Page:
By Raising Children Network
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At a glance: Beta-blockers
Type of therapy
The claim
Reduces feelings of anxiety and aggressive behaviour
Suitable for
People with ASD who show high levels of aggressive behaviour or experience anxiety
Research rating
Find out more about this rating system in our FAQs.
Not yet reviewed by our research sources.
Warning This medication can have some side-effects including hypotension, sleep disturbances, fatigue and dizziness.
Estimate of the total time for family in hours per week and duration.
0-10 Little time is needed to take the medication, but the treatment might be ongoing.
Estimate of cost to family per session/item or week.
Visit the Autism Service Pathfinder to browse Service Providers information.

About this intervention

What is it?
Beta-blockers are drugs traditionally prescribed to people with heart conditions to reduce pressure on the heart during physical activity. For people with autism, beta-blockers are sometimes prescribed to reduce feelings of anxiety.

Some commonly prescribed beta-blockers for autism are Tenormin, Noten, Anselol, Atehexal, (generic brand – Atenolol), Tensig Visken, Barbloc, Inderal (generic brand – Propranolol).

Who is it for?
These drugs are used for people with autism who show high levels of aggression and anxiety. Beta-blockers should not be used by asthmatics because they can narrow the airways.

What is it used for?
Beta-blockers are used to treat behaviours such as hyperactivity, impulsivity, aggression, anxiety, self-harm and obsessive-compulsive behaviour.

Where does it come from?
These drugs were first trialled for people with autism in 1987. Researchers found that they reduced aggression and improved social skills in a small group of adult participants.

What is the idea behind it?
Researchers believe that people with autism may experience high levels of anxiety or stress brought on by changes in their environment. This constant state of inner tension might lead to more extreme behaviour, like aggression.

Beta-blockers decrease the body’s ‘fight or flight’ response – a natural reaction to stress, anxiety or frustration. The idea is that, by reducing the ‘fight or flight’ response, these drugs will decrease the feelings of tension that might lead to aggressive behaviour.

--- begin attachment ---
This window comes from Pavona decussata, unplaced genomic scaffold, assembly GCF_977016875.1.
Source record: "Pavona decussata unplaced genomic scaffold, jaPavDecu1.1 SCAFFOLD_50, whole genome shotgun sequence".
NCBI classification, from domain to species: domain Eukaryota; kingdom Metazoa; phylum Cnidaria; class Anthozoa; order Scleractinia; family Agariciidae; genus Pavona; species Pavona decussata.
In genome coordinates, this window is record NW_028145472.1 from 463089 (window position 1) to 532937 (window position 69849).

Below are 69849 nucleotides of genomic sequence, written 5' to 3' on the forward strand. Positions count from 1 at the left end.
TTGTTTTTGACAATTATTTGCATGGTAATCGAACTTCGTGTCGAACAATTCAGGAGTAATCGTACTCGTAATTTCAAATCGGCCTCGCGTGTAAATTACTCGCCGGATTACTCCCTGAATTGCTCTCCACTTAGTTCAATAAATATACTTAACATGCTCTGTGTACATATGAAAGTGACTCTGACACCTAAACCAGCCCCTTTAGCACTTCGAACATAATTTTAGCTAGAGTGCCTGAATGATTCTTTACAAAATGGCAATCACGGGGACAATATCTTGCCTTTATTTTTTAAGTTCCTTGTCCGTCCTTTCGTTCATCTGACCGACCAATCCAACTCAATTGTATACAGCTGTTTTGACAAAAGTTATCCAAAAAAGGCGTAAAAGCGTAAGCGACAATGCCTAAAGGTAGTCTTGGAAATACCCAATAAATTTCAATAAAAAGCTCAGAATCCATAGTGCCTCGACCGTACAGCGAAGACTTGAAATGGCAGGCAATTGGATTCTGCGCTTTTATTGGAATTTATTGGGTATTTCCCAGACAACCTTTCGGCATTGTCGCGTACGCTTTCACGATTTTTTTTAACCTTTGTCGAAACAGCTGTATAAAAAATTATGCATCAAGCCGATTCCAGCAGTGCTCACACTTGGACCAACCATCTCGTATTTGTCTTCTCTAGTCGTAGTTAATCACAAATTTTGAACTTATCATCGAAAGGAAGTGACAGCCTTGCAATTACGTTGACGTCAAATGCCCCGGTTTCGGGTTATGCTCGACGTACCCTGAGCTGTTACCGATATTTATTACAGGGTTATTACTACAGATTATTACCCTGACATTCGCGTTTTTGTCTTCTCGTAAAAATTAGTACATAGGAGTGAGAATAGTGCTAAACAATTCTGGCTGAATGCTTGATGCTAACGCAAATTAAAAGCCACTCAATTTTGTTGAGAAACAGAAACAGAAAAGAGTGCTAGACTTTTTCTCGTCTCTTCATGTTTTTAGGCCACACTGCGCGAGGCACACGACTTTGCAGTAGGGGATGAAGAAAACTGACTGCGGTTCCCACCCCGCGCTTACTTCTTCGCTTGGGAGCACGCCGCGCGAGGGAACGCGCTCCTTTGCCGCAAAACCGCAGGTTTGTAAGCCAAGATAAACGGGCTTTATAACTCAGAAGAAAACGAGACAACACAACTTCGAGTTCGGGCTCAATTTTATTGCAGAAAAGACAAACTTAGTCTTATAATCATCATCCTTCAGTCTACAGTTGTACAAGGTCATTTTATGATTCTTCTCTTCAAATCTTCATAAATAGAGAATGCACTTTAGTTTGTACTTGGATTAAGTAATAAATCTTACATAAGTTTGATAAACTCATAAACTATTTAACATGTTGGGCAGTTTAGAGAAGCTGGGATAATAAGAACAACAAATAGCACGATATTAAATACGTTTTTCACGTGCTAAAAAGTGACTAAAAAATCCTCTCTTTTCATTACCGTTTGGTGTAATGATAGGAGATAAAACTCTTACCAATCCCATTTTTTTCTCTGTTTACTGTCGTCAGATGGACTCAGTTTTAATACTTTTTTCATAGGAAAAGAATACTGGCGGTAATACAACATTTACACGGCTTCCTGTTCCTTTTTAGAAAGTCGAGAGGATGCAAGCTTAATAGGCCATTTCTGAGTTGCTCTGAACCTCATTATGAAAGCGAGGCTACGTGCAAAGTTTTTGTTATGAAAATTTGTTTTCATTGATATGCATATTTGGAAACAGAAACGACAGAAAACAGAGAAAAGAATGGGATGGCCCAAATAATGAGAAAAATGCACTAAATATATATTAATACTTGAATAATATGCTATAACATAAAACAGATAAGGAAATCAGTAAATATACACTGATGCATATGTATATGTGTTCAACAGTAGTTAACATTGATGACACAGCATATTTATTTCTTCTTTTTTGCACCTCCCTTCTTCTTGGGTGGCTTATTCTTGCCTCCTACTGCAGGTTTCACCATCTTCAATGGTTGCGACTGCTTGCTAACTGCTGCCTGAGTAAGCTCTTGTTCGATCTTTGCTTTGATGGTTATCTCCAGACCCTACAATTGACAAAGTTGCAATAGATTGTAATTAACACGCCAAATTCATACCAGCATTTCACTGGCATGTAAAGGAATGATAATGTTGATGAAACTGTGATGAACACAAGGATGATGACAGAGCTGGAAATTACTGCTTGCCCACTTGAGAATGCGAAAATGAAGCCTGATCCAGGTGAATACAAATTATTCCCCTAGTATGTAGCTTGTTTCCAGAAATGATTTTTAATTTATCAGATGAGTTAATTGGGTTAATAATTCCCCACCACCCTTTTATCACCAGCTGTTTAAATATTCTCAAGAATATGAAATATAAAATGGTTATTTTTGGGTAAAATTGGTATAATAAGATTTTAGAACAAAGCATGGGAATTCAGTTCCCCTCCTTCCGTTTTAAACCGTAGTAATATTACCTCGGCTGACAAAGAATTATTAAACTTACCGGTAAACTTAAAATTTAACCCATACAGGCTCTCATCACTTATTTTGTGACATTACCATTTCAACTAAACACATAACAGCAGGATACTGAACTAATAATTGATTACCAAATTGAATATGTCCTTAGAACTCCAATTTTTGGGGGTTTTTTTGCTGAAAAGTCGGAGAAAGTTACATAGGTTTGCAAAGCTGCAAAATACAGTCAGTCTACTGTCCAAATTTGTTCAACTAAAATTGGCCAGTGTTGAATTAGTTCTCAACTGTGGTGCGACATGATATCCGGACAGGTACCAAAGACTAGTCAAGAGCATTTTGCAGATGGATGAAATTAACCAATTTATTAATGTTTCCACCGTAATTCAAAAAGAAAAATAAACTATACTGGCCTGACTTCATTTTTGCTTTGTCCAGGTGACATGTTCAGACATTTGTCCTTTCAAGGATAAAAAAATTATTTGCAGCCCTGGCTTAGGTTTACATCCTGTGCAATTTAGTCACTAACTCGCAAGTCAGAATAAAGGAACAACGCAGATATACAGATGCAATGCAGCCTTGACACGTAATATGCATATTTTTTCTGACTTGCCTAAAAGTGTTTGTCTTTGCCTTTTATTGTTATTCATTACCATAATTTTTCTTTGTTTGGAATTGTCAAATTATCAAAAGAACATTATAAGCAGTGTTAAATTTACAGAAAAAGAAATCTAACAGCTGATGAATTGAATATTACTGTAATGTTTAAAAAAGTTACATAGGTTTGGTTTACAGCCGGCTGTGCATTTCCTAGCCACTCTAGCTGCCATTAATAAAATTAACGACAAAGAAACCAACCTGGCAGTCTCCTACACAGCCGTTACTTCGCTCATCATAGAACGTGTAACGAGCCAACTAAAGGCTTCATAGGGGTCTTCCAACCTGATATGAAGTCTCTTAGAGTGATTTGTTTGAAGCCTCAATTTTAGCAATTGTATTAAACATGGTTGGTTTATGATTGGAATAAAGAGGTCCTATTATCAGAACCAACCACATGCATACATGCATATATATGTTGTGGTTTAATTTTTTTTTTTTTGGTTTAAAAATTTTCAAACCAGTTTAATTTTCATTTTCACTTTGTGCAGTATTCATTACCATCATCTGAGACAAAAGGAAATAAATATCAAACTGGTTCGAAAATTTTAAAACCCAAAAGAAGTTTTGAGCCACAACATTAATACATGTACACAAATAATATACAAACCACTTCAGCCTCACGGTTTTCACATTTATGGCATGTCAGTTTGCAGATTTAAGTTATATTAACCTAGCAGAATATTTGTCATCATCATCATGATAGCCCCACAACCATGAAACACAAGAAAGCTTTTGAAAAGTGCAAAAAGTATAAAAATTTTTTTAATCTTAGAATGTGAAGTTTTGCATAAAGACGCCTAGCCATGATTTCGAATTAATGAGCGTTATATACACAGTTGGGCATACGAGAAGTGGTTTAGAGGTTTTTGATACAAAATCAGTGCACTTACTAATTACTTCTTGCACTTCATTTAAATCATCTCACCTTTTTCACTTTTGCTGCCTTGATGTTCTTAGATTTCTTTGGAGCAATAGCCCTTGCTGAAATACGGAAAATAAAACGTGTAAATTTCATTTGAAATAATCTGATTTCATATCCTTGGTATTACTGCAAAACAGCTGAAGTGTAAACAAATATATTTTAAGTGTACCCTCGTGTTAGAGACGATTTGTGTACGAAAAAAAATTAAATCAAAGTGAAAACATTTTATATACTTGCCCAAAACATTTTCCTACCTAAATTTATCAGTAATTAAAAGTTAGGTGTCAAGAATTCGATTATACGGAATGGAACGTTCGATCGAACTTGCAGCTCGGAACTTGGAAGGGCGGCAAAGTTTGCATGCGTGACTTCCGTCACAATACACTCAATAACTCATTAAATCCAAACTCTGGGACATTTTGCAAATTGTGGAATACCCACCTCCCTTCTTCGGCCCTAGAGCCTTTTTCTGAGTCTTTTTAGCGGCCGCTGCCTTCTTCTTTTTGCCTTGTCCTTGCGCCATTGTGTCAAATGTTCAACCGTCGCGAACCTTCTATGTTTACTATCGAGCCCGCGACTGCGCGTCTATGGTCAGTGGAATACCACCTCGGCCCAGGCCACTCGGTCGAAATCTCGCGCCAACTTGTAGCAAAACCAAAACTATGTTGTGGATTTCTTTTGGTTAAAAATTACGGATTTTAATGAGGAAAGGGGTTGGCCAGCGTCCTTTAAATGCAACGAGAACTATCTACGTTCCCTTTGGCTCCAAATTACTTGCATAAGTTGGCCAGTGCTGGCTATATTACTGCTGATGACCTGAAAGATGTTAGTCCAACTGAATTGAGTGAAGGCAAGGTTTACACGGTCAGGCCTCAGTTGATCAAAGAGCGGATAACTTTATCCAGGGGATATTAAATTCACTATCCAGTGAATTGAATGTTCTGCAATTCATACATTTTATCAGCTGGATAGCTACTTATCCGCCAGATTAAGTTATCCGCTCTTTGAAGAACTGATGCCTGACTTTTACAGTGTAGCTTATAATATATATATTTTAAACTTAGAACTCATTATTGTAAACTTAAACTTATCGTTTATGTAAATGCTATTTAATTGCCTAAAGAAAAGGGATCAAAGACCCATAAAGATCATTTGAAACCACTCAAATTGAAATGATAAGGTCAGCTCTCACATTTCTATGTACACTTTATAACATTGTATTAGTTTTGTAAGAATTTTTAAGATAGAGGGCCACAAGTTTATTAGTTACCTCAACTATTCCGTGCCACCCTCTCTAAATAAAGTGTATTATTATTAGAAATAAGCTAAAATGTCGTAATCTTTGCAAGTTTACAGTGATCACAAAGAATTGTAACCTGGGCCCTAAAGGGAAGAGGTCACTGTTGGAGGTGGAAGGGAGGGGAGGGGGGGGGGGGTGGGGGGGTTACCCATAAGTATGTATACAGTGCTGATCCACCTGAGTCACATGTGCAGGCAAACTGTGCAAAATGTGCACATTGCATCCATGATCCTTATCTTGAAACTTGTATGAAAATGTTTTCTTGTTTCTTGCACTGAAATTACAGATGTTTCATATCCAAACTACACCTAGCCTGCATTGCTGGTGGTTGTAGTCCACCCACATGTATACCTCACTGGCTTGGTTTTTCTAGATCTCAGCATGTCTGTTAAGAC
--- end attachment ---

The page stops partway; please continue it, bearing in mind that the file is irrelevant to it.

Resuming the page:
Like most medical interventions, beta-blockers do not (and are not supposed to) improve the behavioural and social difficulties of autism. Instead, they are intended to reduce other symptoms associated with autism.

What does it involve?
This therapy involves taking oral medication on a daily basis. The specific medication and dosage will depend on each child’s symptoms.

A specialist medical practitioner such as a psychiatrist should monitor the person receiving the medication. Regular appointments with this professional will be needed.

Cost consideration
Cost of the medication varies depending on the medication brand, the dosage, whether the consumer holds a concession card, and whether the medication is subsidised by the government through the Pharmaceutical Benefits Scheme (PBS).

Does it work?
This therapy has not yet been rated.

Who practises this method?
Your GP, paediatrician or child psychiatrist can prescribe beta-blockers and offer you information about the potential benefits and risks of using them.

Parent education, training, support and involvement
Parents will need to be involved to ensure that your child takes the medication as required and to monitor the effects of that medication. 

Where can I find a practitioner?
Your GP, paediatrician or psychiatrist can prescribe this medication and offer you information about its potential benefits and risks.

  • Last updated or reviewed 07-07-2011